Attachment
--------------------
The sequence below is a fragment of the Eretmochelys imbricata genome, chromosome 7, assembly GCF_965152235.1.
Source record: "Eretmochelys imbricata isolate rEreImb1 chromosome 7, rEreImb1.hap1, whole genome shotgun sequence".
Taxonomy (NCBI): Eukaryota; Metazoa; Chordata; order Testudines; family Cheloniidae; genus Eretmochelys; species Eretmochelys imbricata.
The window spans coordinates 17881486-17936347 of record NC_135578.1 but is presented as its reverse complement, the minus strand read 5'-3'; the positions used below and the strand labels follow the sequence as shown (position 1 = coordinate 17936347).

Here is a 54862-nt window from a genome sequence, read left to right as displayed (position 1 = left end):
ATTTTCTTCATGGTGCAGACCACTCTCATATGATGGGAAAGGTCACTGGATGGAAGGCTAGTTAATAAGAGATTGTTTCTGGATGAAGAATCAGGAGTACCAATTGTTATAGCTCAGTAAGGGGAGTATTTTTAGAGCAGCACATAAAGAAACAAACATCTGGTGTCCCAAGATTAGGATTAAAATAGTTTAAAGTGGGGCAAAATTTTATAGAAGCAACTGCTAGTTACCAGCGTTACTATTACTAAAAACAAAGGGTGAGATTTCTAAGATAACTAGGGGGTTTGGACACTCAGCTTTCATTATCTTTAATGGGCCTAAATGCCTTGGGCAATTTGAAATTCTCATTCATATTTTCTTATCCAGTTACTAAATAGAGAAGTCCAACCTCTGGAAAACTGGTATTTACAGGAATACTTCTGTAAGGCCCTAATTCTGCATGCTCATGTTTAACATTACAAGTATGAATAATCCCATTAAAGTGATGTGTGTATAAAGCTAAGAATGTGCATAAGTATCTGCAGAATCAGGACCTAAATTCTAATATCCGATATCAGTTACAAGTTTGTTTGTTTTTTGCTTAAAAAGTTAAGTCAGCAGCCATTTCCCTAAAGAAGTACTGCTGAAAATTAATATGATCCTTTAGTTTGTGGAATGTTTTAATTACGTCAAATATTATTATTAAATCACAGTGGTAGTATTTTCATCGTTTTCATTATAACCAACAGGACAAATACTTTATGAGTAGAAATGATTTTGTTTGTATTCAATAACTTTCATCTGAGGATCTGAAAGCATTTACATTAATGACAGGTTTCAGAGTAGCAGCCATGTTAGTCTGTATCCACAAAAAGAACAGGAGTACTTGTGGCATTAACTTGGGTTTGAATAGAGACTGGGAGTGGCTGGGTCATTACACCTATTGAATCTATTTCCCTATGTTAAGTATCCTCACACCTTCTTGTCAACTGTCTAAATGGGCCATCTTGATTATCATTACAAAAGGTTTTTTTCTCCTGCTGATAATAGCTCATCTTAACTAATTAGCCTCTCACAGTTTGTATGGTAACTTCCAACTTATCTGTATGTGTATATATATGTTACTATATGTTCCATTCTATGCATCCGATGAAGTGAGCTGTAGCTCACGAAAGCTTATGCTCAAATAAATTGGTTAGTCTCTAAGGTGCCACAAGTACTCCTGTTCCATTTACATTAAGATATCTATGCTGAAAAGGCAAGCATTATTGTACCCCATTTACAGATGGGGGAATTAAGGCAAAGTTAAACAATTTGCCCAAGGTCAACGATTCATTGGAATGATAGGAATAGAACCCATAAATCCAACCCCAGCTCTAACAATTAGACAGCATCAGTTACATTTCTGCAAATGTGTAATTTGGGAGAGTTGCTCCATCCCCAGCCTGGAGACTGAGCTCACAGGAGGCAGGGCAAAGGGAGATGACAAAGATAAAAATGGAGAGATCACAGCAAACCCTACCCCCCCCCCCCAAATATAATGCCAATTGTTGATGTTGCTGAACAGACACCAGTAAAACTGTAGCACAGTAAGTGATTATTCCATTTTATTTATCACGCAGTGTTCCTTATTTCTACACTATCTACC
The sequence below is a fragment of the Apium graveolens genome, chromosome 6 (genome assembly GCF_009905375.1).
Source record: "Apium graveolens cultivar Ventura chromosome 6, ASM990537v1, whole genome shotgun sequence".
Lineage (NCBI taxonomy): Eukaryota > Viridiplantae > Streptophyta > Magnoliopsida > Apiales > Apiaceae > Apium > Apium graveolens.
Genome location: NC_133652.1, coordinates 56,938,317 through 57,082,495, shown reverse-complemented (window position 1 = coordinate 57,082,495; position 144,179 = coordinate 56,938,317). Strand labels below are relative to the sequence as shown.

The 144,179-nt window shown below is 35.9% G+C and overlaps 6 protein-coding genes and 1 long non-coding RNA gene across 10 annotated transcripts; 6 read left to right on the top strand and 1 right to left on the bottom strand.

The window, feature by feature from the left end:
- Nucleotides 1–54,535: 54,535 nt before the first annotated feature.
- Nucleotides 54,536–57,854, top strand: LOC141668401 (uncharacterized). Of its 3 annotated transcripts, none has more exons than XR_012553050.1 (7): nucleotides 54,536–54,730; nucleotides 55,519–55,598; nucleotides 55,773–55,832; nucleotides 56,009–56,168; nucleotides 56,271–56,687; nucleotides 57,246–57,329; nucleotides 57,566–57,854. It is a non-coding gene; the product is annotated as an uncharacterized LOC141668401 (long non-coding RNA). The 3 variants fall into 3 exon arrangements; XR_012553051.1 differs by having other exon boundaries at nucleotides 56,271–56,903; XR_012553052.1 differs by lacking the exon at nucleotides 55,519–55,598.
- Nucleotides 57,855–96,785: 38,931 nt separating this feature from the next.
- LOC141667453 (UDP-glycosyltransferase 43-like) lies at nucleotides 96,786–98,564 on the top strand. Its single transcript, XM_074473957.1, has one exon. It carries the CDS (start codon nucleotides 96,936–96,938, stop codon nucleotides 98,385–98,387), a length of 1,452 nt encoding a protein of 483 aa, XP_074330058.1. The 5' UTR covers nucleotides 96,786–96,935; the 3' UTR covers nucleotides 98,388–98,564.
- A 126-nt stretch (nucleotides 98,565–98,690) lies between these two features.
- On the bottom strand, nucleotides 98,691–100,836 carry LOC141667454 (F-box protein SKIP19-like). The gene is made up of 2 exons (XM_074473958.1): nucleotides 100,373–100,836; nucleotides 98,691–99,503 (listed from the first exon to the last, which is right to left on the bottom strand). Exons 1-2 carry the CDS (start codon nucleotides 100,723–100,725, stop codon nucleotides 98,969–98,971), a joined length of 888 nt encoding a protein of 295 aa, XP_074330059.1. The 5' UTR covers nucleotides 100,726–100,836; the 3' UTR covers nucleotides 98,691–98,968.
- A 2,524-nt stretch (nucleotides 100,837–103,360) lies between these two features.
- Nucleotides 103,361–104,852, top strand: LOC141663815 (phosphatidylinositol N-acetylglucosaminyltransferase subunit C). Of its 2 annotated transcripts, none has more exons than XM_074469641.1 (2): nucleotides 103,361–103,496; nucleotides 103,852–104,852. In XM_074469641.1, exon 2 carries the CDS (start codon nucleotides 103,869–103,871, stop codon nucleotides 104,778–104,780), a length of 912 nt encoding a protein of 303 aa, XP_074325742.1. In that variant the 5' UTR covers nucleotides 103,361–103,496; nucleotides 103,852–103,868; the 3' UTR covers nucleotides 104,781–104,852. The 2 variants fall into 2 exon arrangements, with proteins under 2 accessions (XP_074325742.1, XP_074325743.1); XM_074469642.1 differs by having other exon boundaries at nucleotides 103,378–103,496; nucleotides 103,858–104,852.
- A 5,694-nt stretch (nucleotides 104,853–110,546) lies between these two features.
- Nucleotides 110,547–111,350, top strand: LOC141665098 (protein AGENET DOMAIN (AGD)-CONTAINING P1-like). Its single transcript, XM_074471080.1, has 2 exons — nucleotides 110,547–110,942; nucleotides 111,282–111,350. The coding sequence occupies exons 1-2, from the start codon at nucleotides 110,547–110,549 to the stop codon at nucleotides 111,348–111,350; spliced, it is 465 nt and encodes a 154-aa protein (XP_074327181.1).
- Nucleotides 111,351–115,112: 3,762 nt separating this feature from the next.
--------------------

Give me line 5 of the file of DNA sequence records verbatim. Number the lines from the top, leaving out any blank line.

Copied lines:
Here is a 54862-nt window from a genome sequence, read left to right as displayed (position 1 = left end):